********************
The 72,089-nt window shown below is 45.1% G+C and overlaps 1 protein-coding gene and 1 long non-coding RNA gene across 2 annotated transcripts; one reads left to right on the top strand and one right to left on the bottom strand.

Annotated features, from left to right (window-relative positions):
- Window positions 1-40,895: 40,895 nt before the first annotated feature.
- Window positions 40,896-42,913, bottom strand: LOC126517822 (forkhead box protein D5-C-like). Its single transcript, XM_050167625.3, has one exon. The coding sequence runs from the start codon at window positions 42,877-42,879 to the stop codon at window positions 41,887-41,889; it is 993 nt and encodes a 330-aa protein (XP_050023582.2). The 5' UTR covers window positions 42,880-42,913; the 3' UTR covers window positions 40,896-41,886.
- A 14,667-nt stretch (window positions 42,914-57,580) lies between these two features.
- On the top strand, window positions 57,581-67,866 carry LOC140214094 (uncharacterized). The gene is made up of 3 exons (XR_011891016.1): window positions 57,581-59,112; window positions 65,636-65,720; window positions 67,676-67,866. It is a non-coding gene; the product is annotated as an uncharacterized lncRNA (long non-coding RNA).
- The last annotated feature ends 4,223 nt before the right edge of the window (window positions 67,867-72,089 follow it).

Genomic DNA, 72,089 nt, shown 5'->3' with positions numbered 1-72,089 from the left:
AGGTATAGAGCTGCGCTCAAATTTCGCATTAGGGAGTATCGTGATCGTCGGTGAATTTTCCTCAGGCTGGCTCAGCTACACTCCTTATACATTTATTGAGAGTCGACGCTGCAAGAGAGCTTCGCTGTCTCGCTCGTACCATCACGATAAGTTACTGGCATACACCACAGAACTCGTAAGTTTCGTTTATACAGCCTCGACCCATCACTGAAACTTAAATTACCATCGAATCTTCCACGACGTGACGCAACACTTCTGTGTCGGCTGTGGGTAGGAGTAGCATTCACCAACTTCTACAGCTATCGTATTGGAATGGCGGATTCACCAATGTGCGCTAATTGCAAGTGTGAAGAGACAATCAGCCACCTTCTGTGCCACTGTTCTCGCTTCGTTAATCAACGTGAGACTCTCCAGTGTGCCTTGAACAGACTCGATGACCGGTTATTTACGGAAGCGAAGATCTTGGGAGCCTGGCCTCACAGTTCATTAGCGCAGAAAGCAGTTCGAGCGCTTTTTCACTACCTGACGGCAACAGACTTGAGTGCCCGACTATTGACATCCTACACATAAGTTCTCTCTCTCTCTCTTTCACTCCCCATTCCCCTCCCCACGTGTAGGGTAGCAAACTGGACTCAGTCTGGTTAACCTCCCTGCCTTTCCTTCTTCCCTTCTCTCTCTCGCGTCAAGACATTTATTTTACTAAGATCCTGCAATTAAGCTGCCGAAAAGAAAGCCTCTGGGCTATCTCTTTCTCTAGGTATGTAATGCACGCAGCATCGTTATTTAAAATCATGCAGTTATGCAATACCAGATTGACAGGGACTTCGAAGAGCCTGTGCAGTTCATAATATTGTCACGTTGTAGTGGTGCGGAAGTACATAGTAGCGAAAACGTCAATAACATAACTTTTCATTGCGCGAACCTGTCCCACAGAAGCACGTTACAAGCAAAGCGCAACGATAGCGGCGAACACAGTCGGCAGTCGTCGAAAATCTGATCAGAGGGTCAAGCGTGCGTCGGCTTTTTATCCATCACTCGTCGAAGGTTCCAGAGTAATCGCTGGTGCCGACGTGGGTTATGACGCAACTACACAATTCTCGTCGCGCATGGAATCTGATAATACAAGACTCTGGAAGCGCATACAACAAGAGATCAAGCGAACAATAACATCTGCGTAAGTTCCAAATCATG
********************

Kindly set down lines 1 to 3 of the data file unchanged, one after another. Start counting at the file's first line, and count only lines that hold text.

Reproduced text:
The 72,089-nt window shown below is 45.1% G+C and overlaps 1 protein-coding gene and 1 long non-coding RNA gene across 2 annotated transcripts; one reads left to right on the top strand and one right to left on the bottom strand.

Annotated features, from left to right (window-relative positions):
- Window positions 1-40,895: 40,895 nt before the first annotated feature.